been aged. Manure needs to be aged for at least six months before it’s safe to
    use in an active garden.)
  • Manure is chock-full of nutrients,
    including: micronutrients, nitrogen, phosphorus, and potassium. It also produces
    carbon.
  • Manure is a practical,
    low-maintenance choice compared to other ways to improve soil fertility because
    it’s easy to transport and only needs to be applied once a year, as opposed to
    the more rigorous schedule some other types of fertilizer can require.
  • Soil that’s been treated with
    manure will stay more consistently moist throughout the seasons than soil that
    doesn’t contain manure. That means less stress on plants because water is
    steadily available—and less stress on you because you won’t need to water your
    plants as frequently. While manure is helping your soil hold on to moisture,
    it’s also helping it retain nutrients, keeping those steadily available to
    plants as well.
  • Using manure in your garden
    doesn’t only benefit you individually; it benefits the environment by
    increasing the carbon in soil and reducing carbon in the atmosphere, decreasing
    erosion and runoff of the soil, and lessening nitrate leaching. Choosing manure
    also cuts back on the energy demand of nitrogen fertilizers, some of which rely
    on natural gas.
  • The nitrogen in manure is also
    more stable than the nitrogen in commercial fertilizers, manure releases its
    nitrogen slowly into soil over time, better meeting the needs of your plants
    than nitrogen that isn’t gradually dispensed.
  • When you amend your garden’s soil with manure, you’re not just nourishing your plants. You’re also improving the texture of the soil by aerating and loosening it, which improves drainage and allows air to circulate around plant roots. Lack of air circulation in the soil can contribute to plant diseases such as root rot. These qualities mean that manure isn’t just a fertilizer; it’s a soil conditioner and soil amendment that can help make sandy, compacted, or clay soils more suitable for gardening.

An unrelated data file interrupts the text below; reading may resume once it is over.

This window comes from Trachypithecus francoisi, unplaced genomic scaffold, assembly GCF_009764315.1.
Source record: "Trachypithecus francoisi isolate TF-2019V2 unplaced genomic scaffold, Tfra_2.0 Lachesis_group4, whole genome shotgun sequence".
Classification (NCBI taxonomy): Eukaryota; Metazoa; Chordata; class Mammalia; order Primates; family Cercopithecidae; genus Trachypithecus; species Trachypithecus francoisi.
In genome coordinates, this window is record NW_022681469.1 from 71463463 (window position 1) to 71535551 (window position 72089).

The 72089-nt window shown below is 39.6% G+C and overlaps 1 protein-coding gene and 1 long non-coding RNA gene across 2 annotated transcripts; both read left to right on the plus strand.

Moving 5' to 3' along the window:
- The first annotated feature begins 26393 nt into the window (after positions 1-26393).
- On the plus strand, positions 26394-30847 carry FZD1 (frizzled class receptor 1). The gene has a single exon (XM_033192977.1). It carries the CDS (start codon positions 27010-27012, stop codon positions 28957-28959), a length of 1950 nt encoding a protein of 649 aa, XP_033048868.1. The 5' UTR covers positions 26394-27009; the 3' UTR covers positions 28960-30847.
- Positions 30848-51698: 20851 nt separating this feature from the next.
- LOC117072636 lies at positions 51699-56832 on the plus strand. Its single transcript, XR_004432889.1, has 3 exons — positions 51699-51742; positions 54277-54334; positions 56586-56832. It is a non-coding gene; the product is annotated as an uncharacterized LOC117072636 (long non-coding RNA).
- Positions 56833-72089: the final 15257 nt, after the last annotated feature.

What are the disadvantages of
using manure?

Like any technique or product, manure has its
disadvantages. The drawbacks to using manure that gardeners should consider are
listed below. Note that many of these potential disadvantages become invalid
when manure is aged for at least six months, which is the minimum before it
should be applied to an active garden anyway.

  • Because many of the animals whose
    waste we use as manure eat plants, seeds of invasive plants, like pigweed and
    lamb quarters, are prevalent in many types of manure. That means if you spread
    manure in your garden, you could introduce weeds along with the nutrients
    you’re aiming for. Aging manure for six months will reduce the likelihood that
    the weed seeds will sprout.
  • If animals consume hormones, heavy
    metals, or medicines that survive the digestion process, those components will